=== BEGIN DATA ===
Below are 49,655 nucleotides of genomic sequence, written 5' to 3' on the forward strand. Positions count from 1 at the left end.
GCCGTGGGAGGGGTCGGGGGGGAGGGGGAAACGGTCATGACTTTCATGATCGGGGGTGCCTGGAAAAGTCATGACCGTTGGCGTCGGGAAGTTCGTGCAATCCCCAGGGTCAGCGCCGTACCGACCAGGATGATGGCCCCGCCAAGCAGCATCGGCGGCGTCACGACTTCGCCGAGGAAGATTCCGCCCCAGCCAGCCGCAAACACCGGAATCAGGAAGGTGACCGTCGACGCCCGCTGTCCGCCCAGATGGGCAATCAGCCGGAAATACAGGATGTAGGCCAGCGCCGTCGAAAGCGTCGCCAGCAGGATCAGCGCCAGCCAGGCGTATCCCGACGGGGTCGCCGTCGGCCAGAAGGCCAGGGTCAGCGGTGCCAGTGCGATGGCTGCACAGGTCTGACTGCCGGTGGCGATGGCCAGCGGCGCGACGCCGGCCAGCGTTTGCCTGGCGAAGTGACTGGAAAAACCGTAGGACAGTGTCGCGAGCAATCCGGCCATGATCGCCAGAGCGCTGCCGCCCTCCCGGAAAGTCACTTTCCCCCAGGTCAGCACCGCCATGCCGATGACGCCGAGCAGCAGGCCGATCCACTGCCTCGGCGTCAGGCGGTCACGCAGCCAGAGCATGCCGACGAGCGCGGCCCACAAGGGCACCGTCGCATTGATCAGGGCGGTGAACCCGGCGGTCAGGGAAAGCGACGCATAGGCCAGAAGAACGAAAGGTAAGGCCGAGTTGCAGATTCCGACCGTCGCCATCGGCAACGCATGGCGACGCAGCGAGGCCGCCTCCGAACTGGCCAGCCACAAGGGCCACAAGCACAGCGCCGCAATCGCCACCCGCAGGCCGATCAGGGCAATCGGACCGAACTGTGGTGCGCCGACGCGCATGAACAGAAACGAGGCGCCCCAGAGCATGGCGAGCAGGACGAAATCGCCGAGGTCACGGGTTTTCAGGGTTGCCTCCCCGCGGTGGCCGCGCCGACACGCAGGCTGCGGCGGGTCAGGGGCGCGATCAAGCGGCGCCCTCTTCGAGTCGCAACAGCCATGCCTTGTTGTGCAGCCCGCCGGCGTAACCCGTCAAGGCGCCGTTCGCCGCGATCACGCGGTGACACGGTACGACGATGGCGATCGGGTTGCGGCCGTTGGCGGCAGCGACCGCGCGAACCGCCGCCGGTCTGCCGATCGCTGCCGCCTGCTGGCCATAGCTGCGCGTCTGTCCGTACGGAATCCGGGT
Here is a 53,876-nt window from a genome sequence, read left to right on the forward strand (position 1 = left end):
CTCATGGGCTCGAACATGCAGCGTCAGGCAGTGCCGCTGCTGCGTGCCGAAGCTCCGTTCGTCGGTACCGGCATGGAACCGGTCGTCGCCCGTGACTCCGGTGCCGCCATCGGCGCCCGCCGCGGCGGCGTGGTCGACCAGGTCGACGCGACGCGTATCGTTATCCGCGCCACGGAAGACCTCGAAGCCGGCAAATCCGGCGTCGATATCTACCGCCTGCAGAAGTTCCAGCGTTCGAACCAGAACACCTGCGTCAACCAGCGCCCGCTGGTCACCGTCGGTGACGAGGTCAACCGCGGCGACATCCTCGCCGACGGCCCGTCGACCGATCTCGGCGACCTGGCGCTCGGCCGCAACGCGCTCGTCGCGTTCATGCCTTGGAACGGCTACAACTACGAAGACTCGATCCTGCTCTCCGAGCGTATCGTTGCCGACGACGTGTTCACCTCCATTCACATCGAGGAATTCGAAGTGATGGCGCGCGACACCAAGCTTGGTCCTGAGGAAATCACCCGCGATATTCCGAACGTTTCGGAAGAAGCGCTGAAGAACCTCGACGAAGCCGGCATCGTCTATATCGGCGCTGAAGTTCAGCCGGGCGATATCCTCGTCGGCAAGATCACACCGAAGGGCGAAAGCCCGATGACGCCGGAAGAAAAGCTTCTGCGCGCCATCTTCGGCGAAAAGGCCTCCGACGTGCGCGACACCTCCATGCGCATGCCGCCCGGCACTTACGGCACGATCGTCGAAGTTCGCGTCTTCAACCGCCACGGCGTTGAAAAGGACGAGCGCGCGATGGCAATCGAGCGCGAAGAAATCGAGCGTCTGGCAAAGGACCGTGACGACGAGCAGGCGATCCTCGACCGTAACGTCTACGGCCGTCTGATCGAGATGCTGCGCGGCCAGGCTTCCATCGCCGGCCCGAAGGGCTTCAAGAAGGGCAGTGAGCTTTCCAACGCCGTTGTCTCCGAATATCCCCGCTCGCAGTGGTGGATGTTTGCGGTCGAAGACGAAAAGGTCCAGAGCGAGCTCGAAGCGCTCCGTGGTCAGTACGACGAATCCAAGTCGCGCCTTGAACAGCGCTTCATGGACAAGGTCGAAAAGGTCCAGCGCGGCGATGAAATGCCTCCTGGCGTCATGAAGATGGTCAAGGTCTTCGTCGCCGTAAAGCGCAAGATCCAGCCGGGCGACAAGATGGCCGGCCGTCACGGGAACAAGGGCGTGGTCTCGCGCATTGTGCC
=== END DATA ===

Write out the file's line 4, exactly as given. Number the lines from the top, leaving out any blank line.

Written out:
CTCATGGGCTCGAACATGCAGCGTCAGGCAGTGCCGCTGCTGCGTGCCGAAGCTCCGTTCGTCGGTACCGGCATGGAACCGGTCGTCGCCCGTGACTCCGGTGCCGCCATCGGCGCCCGCCGCGGCGGCGTGGTCGACCAGGTCGACGCGACGCGTATCGTTATCCGCGCCACGGAAGACCTCGAAGCCGGCAAATCCGGCGTCGATATCTACCGCCTGCAGAAGTTCCAGCGTTCGAACCAGAACACCTGCGTCAACCAGCGCCCGCTGGTCACCGTCGGTGACGAGGTCAACCGCGGCGACATCCTCGCCGACGGCCCGTCGACCGATCTCGGCGACCTGGCGCTCGGCCGCAACGCGCTCGTCGCGTTCATGCCTTGGAACGGCTACAACTACGAAGACTCGATCCTGCTCTCCGAGCGTATCGTTGCCGACGACGTGTTCACCTCCATTCACATCGAGGAATTCGAAGTGATGGCGCGCGACACCAAGCTTGGTCCTGAGGAAATCACCCGCGATATTCCGAACGTTTCGGAAGAAGCGCTGAAGAACCTCGACGAAGCCGGCATCGTCTATATCGGCGCTGAAGTTCAGCCGGGCGATATCCTCGTCGGCAAGATCACACCGAAGGGCGAAAGCCCGATGACGCCGGAAGAAAAGCTTCTGCGCGCCATCTTCGGCGAAAAGGCCTCCGACGTGCGCGACACCTCCATGCGCATGCCGCCCGGCACTTACGGCACGATCGTCGAAGTTCGCGTCTTCAACCGCCACGGCGTTGAAAAGGACGAGCGCGCGATGGCAATCGAGCGCGAAGAAATCGAGCGTCTGGCAAAGGACCGTGACGACGAGCAGGCGATCCTCGACCGTAACGTCTACGGCCGTCTGATCGAGATGCTGCGCGGCCAGGCTTCCATCGCCGGCCCGAAGGGCTTCAAGAAGGGCAGTGAGCTTTCCAACGCCGTTGTCTCCGAATATCCCCGCTCGCAGTGGTGGATGTTTGCGGTCGAAGACGAAAAGGTCCAGAGCGAGCTCGAAGCGCTCCGTGGTCAGTACGACGAATCCAAGTCGCGCCTTGAACAGCGCTTCATGGACAAGGTCGAAAAGGTCCAGCGCGGCGATGAAATGCCTCCTGGCGTCATGAAGATGGTCAAGGTCTTCGTCGCCGTAAAGCGCAAGATCCAGCCGGGCGACAAGATGGCCGGCCGTCACGGGAACAAGGGCGTGGTCTCGCGCATTGTGCC